All this is historically correct but entirely beside the point. To recall, the criterion of science is true/false and NOT influential/ineffective. The latter is the chief criterion of propaganda. Propaganda, though, has NOTHING to do with episteme = knowledge. What we know from history and the content of so-called holy books is that people accept/believe/ defend any intellectual/moral perversion. The history of ideas is the history of scientifically worthless follower-generating opinions.

This holds also for the history of economic thought. There are political economics and theoretical economics. The main differences are: (i) The goal of political economics is to successfully push an agenda, and the goal of theoretical economics is to successfully explain how the actual economy works. (ii) In political economics anything goes; in theoretical economics, the scientific standards of material and formal consistency are observed.

The fact is that theoretical economics (= science) had been hijacked from the very beginning by political economists (= agenda pushers). Political economics has produced NOTHING of scientific value in the last 200+ years. Economics is fake science. Worse, economics is a political fraud.

True: “All of us have a world view”. True, this “world view” informs our actions. True, “world views” count in the political realm. However, “world views” count for NOTHING in the scientific realm.

To call economists worldly philosophers is a silly euphemism. Economics is neither science nor philosophy but political agenda-pushing. Economists are neither scientists nor worldly philosophers but clowns and useful idiots in the political Circus Maximus.

There is no such thing as an economist who works for the welfare or enlightenment of humanity. According to their own behavioral axiom, economists maximize their individual utility, which means — more often than not — that they are directly or indirectly on the payroll of the incumbent Oligarchy.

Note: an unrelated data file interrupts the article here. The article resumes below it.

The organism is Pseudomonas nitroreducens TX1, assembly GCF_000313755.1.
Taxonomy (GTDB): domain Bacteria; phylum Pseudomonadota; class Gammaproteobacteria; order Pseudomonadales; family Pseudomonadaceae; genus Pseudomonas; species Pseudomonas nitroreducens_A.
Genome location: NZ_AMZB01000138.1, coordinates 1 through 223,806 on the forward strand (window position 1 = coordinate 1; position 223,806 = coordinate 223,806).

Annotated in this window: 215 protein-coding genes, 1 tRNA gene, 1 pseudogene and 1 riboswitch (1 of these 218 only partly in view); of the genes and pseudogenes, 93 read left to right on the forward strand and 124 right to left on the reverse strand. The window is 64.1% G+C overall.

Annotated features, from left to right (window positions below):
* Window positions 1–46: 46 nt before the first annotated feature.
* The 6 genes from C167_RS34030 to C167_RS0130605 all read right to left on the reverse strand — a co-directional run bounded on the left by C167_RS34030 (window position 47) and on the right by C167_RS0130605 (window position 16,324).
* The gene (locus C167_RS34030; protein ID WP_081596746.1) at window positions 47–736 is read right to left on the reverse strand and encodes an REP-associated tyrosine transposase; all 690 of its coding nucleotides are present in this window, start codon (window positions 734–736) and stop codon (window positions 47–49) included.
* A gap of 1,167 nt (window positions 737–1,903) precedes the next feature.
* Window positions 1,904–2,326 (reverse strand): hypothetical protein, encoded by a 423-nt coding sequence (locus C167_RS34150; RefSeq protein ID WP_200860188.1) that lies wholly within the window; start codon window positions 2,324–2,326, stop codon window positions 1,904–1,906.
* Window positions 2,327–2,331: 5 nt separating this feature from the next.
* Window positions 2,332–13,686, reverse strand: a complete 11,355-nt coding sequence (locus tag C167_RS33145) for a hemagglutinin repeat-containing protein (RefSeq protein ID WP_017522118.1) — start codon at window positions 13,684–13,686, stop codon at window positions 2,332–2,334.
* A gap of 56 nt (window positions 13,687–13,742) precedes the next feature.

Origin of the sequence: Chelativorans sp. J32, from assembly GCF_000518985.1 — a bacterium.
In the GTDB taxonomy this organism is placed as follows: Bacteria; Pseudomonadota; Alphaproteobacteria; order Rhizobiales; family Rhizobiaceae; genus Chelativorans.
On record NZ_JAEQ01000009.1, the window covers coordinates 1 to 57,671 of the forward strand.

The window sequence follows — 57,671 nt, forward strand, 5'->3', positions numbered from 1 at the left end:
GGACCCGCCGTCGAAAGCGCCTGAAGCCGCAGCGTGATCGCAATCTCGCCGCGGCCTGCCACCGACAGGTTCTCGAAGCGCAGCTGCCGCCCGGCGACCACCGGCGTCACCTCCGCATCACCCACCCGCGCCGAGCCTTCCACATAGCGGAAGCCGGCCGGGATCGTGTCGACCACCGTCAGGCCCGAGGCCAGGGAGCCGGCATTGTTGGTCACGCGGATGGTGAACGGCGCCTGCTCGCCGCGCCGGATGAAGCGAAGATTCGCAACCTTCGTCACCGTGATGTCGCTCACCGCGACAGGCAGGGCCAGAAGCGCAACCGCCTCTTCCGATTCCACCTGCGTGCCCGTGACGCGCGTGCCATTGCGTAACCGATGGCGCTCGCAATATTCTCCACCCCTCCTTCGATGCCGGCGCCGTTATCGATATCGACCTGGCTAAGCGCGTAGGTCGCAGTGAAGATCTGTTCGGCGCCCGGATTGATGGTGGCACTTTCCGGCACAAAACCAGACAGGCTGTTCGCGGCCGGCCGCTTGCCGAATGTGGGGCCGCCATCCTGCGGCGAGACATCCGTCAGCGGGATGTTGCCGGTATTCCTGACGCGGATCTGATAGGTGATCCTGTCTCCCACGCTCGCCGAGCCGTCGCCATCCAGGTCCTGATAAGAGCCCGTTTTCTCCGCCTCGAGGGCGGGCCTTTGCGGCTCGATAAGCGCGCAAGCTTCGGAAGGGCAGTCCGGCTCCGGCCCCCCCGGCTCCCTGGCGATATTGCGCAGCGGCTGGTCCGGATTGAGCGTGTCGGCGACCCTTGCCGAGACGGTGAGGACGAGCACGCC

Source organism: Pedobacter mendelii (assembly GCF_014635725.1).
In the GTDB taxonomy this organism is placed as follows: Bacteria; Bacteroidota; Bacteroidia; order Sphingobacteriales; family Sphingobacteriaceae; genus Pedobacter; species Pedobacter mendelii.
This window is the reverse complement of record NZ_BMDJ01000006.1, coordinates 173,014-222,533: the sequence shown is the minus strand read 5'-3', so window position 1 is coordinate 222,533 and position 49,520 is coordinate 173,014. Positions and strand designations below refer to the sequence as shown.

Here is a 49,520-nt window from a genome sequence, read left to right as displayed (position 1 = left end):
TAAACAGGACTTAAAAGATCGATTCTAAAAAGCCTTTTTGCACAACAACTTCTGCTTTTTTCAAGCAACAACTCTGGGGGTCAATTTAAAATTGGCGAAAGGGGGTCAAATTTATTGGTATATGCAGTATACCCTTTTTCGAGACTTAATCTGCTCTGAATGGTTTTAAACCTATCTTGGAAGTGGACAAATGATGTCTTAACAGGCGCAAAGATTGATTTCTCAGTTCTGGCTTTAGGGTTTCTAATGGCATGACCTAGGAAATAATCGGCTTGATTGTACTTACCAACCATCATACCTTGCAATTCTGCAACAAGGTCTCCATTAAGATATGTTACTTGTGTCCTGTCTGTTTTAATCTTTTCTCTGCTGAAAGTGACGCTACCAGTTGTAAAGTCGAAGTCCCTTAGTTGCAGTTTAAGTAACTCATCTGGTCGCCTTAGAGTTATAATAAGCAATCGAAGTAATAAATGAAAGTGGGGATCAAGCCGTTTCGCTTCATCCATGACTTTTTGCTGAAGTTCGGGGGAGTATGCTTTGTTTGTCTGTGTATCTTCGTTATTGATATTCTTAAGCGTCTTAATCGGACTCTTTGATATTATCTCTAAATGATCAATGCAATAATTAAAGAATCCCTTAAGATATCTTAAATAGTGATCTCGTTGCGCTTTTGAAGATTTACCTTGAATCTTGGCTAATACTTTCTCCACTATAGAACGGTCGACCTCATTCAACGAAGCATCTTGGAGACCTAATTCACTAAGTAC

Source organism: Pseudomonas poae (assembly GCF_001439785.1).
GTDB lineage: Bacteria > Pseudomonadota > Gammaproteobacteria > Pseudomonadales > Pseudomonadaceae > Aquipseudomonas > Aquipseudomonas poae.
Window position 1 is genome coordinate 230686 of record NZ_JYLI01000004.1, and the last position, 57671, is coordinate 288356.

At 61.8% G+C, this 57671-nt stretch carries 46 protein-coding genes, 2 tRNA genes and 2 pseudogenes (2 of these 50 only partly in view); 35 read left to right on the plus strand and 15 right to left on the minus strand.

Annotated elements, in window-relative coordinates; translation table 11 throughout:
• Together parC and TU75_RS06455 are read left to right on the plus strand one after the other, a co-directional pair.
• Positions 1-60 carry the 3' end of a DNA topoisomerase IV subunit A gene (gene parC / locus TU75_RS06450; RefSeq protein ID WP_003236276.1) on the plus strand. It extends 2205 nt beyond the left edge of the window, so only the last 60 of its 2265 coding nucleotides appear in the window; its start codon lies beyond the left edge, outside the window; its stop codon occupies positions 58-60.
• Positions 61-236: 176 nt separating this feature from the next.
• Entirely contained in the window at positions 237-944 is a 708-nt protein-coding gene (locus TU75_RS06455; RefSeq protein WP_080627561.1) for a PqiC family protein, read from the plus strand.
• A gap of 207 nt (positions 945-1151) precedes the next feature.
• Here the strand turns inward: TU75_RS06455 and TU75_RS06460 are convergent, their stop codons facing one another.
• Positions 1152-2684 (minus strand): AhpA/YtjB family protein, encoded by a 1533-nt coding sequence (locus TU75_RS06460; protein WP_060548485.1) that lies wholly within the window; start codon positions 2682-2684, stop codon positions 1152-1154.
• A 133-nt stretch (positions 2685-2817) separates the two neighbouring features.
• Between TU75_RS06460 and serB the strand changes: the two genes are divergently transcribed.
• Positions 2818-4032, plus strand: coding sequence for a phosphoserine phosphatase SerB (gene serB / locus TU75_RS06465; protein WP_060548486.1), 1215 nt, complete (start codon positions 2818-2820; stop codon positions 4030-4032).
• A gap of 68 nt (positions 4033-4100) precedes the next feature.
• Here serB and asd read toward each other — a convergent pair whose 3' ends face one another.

Economists have corrupted science and therefore have to be expelled from the scientific community.#1-#14

Egmont Kakarot-Handtke


#1 Economics: Poor philosophy, poor psychology, poor science
#2 Economics, philosophy, and mathematics
#3 Economics is NOT about what Happiness is but about what Profit is
#4 Economists: scientists or political clowns?
#5 Overreach: Economists have their fingers in every pie except real economics
#6 The irrelevance of economics
#7 Economics is NOT a social science
#8 Economics as storytelling and entertainment for the masses
#9 What is so great about cargo cult science? or, How economists learned to stop worrying about failure
#10 The economist as storyteller
#11 Circus Maximus: Economics as entertainment, personality gossip, virtue signaling, and lifestyle promotion
#12 Econogenics: economists pose a hazard to their fellow citizens
#13 Macroeconomics and the fake History of Economic Thought
#14 What it takes to become a great economist

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REPLY to Ikonoclast on Nov 19

You say: “Lars Syll is correct. Philosophy and methodology (the study of methods) do matter for economics.”

It is pretty obvious that philosophy and methodology have NOT helped Lars Syll much to advance economics. Lacking any understanding of elementary mathematics he still has not realized that Keynes messed up macroeconomics 80+ years ago.#1